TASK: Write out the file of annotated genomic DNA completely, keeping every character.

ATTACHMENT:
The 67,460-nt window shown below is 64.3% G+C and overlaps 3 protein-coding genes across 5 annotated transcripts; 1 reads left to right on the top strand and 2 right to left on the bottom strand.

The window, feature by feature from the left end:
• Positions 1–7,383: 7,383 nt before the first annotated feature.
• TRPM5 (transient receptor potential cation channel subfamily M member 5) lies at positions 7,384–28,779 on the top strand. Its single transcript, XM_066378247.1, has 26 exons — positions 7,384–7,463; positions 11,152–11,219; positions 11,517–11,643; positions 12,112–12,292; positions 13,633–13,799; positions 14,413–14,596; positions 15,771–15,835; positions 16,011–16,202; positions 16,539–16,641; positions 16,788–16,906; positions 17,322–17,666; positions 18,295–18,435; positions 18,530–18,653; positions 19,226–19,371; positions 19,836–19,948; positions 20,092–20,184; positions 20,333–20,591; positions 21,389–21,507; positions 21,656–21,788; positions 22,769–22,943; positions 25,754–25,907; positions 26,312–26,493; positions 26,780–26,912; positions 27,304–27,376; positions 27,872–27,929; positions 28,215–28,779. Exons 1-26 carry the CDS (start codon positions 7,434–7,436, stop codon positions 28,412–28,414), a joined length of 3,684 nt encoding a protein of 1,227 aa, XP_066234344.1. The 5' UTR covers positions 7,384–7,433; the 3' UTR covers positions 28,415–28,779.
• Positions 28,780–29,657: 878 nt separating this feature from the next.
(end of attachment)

The 67,460-nt window shown below is 64.3% G+C and overlaps 3 protein-coding genes across 5 annotated transcripts; 1 reads left to right on the top strand and 2 right to left on the bottom strand.

The window, feature by feature from the left end:
• Positions 1–7,383: 7,383 nt before the first annotated feature.
• TRPM5 (transient receptor potential cation channel subfamily M member 5) lies at positions 7,384–28,779 on the top strand. Its single transcript, XM_066378247.1, has 26 exons — positions 7,384–7,463; positions 11,152–11,219; positions 11,517–11,643; positions 12,112–12,292; positions 13,633–13,799; positions 14,413–14,596; positions 15,771–15,835; positions 16,011–16,202; positions 16,539–16,641; positions 16,788–16,906; positions 17,322–17,666; positions 18,295–18,435; positions 18,530–18,653; positions 19,226–19,371; positions 19,836–19,948; positions 20,092–20,184; positions 20,333–20,591; positions 21,389–21,507; positions 21,656–21,788; positions 22,769–22,943; positions 25,754–25,907; positions 26,312–26,493; positions 26,780–26,912; positions 27,304–27,376; positions 27,872–27,929; positions 28,215–28,779. Exons 1-26 carry the CDS (start codon positions 7,434–7,436, stop codon positions 28,412–28,414), a joined length of 3,684 nt encoding a protein of 1,227 aa, XP_066234344.1. The 5' UTR covers positions 7,384–7,433; the 3' UTR covers positions 28,415–28,779.
• Positions 28,780–29,657: 878 nt separating this feature from the next.